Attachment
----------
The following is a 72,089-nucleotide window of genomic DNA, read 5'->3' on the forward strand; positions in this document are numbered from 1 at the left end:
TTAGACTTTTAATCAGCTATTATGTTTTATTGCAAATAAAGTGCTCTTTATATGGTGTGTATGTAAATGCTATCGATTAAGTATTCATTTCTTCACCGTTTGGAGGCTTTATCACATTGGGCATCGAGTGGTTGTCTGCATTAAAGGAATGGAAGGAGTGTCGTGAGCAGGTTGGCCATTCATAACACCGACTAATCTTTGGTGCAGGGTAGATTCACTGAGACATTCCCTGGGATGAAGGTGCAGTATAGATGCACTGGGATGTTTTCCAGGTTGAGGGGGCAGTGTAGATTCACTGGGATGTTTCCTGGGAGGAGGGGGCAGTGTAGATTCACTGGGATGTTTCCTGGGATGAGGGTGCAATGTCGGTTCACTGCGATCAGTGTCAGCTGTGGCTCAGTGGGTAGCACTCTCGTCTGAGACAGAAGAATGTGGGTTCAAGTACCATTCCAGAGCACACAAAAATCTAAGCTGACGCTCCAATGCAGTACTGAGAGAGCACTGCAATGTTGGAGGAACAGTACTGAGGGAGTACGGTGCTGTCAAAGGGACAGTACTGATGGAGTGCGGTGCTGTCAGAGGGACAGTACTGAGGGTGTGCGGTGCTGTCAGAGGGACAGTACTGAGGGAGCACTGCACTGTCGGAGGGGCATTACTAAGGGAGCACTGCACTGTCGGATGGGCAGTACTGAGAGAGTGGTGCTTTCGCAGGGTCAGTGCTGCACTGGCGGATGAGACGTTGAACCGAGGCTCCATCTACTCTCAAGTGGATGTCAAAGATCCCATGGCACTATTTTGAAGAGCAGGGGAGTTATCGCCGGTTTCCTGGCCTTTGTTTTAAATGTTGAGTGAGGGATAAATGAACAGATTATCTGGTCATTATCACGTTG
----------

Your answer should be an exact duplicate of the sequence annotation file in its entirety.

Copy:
The following is a 72,089-nucleotide window of genomic DNA, read 5'->3' on the forward strand; positions in this document are numbered from 1 at the left end:
TTAGACTTTTAATCAGCTATTATGTTTTATTGCAAATAAAGTGCTCTTTATATGGTGTGTATGTAAATGCTATCGATTAAGTATTCATTTCTTCACCGTTTGGAGGCTTTATCACATTGGGCATCGAGTGGTTGTCTGCATTAAAGGAATGGAAGGAGTGTCGTGAGCAGGTTGGCCATTCATAACACCGACTAATCTTTGGTGCAGGGTAGATTCACTGAGACATTCCCTGGGATGAAGGTGCAGTATAGATGCACTGGGATGTTTTCCAGGTTGAGGGGGCAGTGTAGATTCACTGGGATGTTTCCTGGGAGGAGGGGGCAGTGTAGATTCACTGGGATGTTTCCTGGGATGAGGGTGCAATGTCGGTTCACTGCGATCAGTGTCAGCTGTGGCTCAGTGGGTAGCACTCTCGTCTGAGACAGAAGAATGTGGGTTCAAGTACCATTCCAGAGCACACAAAAATCTAAGCTGACGCTCCAATGCAGTACTGAGAGAGCACTGCAATGTTGGAGGAACAGTACTGAGGGAGTACGGTGCTGTCAAAGGGACAGTACTGATGGAGTGCGGTGCTGTCAGAGGGACAGTACTGAGGGTGTGCGGTGCTGTCAGAGGGACAGTACTGAGGGAGCACTGCACTGTCGGAGGGGCATTACTAAGGGAGCACTGCACTGTCGGATGGGCAGTACTGAGAGAGTGGTGCTTTCGCAGGGTCAGTGCTGCACTGGCGGATGAGACGTTGAACCGAGGCTCCATCTACTCTCAAGTGGATGTCAAAGATCCCATGGCACTATTTTGAAGAGCAGGGGAGTTATCGCCGGTTTCCTGGCCTTTGTTTTAAATGTTGAGTGAGGGATAAATGAACAGATTATCTGGTCATTATCACGTTG